Returning to Chicago, he began frequenting nightclubs, where his dancing made him a crowd favorite. On the South Side, he hung out at the High Chaparral, Perv’s House and the Guys and Gals lounge. On the North Side, he’d visit the Cheetah, the Park West and the Kinetic Playground.
“We would just walk in on any show,” Wilson said. “James Brown would say, ‘Dancin’ Boy!’ ”
Mr. Kanlan also performed with Jerry “Iceman” Butler and Curtis Mayfield, according to Sam Chatman, the DJ credited with coining the term “steppin’.”
“Everybody just loved him,” Chatman said. “His trademark was he would do flips, and he would stand on his hands.”
“Black culture just accepted Dancin’ Man,” said rapper-singer Barry Hood, who performs as Rektify. “He just accepted people. He was colorblind in his heart.”
“He had something you couldn’t learn in school,” Spraggins said. “He was gifted from a higher power. He never saw Black or white. He could talk about how Tchaikovsky wrote music, to James Brown.”
Mr. Kanlan liked wearing Italian suits. Iridescent fabrics. Big belt buckles and hats. Turquoise jewelry. He owned more than 60 watches and as many pairs of boots.
“A lotta his stuff, he had made, with imported lamb leather from Argentina,” Wilson said.
His family would go to see him dance.
“My father was so proud,” Laurel Phillips said. “My brother performed at the Regal Theater. My brother danced with the Jacksons. He met the Jacksons before Diana Ross discovered them. My brother knew the Pointer Sisters.”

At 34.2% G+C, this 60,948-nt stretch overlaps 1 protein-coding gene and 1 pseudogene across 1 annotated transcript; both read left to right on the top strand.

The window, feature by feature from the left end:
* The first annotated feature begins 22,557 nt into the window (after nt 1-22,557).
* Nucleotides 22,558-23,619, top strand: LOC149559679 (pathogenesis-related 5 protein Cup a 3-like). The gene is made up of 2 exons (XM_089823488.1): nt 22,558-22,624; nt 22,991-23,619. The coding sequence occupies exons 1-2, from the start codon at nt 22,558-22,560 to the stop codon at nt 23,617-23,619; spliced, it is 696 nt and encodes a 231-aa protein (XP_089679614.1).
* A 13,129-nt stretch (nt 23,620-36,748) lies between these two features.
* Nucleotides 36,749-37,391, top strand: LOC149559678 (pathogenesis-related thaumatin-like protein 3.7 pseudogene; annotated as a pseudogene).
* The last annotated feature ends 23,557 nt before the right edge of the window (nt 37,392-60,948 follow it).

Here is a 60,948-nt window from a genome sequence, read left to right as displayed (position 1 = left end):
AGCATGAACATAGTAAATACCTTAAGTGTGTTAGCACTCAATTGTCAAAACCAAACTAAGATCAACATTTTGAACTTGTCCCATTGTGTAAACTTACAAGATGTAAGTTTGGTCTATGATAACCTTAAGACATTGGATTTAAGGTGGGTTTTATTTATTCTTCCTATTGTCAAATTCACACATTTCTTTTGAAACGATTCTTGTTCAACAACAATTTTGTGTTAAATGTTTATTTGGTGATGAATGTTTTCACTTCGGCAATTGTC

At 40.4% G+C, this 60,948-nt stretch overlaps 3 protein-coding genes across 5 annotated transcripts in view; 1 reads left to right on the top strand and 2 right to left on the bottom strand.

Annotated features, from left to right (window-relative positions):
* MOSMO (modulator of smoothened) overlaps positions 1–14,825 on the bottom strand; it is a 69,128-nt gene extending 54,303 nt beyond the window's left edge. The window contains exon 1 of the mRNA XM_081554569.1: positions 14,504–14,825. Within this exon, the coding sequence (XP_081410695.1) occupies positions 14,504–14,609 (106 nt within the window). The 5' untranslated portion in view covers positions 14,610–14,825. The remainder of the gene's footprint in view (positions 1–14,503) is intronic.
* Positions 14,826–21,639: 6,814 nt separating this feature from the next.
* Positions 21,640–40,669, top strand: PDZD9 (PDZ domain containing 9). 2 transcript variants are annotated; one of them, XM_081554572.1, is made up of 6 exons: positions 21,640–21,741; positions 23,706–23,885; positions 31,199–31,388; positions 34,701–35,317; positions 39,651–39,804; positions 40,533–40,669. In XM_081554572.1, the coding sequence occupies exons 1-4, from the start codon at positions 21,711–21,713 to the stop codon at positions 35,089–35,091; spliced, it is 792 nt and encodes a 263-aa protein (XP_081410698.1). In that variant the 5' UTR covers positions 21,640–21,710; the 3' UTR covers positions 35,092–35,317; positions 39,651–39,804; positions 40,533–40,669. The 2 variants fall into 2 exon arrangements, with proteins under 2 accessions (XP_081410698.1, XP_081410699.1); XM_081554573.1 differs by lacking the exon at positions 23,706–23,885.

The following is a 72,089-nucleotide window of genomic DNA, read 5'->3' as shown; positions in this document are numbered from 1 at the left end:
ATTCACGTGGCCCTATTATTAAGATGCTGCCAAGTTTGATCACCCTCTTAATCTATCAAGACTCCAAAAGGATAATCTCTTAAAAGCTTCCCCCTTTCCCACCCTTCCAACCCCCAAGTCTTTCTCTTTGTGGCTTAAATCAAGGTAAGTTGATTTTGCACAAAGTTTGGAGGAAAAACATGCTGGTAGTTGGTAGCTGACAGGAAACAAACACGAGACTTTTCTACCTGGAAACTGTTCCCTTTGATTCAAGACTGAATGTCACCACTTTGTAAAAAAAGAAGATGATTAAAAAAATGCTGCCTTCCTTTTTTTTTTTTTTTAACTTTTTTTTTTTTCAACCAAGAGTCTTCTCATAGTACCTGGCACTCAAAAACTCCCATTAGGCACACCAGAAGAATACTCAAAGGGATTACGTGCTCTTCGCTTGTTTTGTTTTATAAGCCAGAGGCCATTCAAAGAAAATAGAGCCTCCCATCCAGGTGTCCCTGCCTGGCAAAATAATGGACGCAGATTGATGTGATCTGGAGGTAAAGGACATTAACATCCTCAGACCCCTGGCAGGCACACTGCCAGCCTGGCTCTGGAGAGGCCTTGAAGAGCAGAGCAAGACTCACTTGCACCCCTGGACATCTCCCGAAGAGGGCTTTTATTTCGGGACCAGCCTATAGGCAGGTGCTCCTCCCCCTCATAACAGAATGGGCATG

In an era more segregated than today, “He was [at clubs] on 63rd and 64th in Woodlawn,” said Spraggins, “and this was back-back-back in the day.”
“Dancin’ Man was breaking barriers,” said Lavon Pettis, who helped organize a 2014 fundraiser when Mr. Kanlan was running out of money to pay his rent in Marina City, his home for many years.
He made ends meet with dance gigs, some family money and occasional jobs as an airline courier. In the 1980s, he drove a cab, but his sister said he almost lost his arm when he was shot during a robbery attempt. He also sold clothes at Alcala’s Western Wear.
When he wasn’t selling, “He loved to visit the store and buy new boots to match his many outfits,” co-owner Richard Alcala said. “He danced just like James Brown!”
After Mr. Kanlan had to leave Marina City, he moved to the Zelda Ormes Apartments.
As age stiffened his joints, it was harder for him to get on the good foot. But self-assurance and his riotously flamboyant clothing continued to open stage doors. Pettis was working the hospitality team at the 2010 African Festival for the Arts in Washington Park when he showed up.
When Chaka Khan heard Mr. Kanlan was asking for her, she said, “Dancin’ Boy! Go get him!”
In 2012, he sailed in to the Jacksons’ dressing room at the Star Plaza, where they welcomed him and remembered him from when they were kids, according to author Jake Austen, the talent booker at Hyde Park’s Promontory club, who wrote the profile of Mr. Kanlan in the Reader.
“He could go in anywhere without a ticket,” his sister said. “He just talked his way in. Everybody loved him.”
A graveside funeral service is planned at 1:30 Tuesday at Waldheim Cemetery in Forest Park. Mourners are asked to enter at Gate 59. Also, a future memorial is in the works at The Promontory club.